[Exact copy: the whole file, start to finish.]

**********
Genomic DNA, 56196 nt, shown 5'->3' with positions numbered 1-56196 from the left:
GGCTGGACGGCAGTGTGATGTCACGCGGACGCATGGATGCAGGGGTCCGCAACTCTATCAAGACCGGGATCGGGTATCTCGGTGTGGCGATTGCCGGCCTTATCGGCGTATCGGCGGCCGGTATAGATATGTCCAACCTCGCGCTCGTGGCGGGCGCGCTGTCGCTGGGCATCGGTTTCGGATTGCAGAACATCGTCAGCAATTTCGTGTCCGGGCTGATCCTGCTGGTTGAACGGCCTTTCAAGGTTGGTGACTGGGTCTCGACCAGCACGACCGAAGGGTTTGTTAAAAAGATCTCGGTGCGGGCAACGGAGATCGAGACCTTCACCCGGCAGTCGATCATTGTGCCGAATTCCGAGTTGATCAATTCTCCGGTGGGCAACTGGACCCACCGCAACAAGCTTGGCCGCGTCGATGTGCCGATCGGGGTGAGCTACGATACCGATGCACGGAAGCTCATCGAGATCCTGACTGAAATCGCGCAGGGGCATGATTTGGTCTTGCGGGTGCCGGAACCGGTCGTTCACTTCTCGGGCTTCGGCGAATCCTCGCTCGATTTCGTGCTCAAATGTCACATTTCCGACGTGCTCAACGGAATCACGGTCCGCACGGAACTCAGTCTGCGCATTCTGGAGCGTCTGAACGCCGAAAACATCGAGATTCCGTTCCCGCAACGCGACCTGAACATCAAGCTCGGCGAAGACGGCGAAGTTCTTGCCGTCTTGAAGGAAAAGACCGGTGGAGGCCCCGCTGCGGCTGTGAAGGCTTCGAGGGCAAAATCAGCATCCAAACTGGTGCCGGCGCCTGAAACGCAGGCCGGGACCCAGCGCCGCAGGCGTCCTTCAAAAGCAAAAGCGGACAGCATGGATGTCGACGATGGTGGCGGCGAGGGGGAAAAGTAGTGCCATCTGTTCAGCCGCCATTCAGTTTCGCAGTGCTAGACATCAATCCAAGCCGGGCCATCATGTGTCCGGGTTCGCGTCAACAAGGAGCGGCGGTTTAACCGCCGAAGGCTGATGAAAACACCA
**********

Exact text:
Genomic DNA, 56196 nt, shown 5'->3' with positions numbered 1-56196 from the left:
GGCTGGACGGCAGTGTGATGTCACGCGGACGCATGGATGCAGGGGTCCGCAACTCTATCAAGACCGGGATCGGGTATCTCGGTGTGGCGATTGCCGGCCTTATCGGCGTATCGGCGGCCGGTATAGATATGTCCAACCTCGCGCTCGTGGCGGGCGCGCTGTCGCTGGGCATCGGTTTCGGATTGCAGAACATCGTCAGCAATTTCGTGTCCGGGCTGATCCTGCTGGTTGAACGGCCTTTCAAGGTTGGTGACTGGGTCTCGACCAGCACGACCGAAGGGTTTGTTAAAAAGATCTCGGTGCGGGCAACGGAGATCGAGACCTTCACCCGGCAGTCGATCATTGTGCCGAATTCCGAGTTGATCAATTCTCCGGTGGGCAACTGGACCCACCGCAACAAGCTTGGCCGCGTCGATGTGCCGATCGGGGTGAGCTACGATACCGATGCACGGAAGCTCATCGAGATCCTGACTGAAATCGCGCAGGGGCATGATTTGGTCTTGCGGGTGCCGGAACCGGTCGTTCACTTCTCGGGCTTCGGCGAATCCTCGCTCGATTTCGTGCTCAAATGTCACATTTCCGACGTGCTCAACGGAATCACGGTCCGCACGGAACTCAGTCTGCGCATTCTGGAGCGTCTGAACGCCGAAAACATCGAGATTCCGTTCCCGCAACGCGACCTGAACATCAAGCTCGGCGAAGACGGCGAAGTTCTTGCCGTCTTGAAGGAAAAGACCGGTGGAGGCCCCGCTGCGGCTGTGAAGGCTTCGAGGGCAAAATCAGCATCCAAACTGGTGCCGGCGCCTGAAACGCAGGCCGGGACCCAGCGCCGCAGGCGTCCTTCAAAAGCAAAAGCGGACAGCATGGATGTCGACGATGGTGGCGGCGAGGGGGAAAAGTAGTGCCATCTGTTCAGCCGCCATTCAGTTTCGCAGTGCTAGACATCAATCCAAGCCGGGCCATCATGTGTCCGGGTTCGCGTCAACAAGGAGCGGCGGTTTAACCGCCGAAGGCTGATGAAAACACCA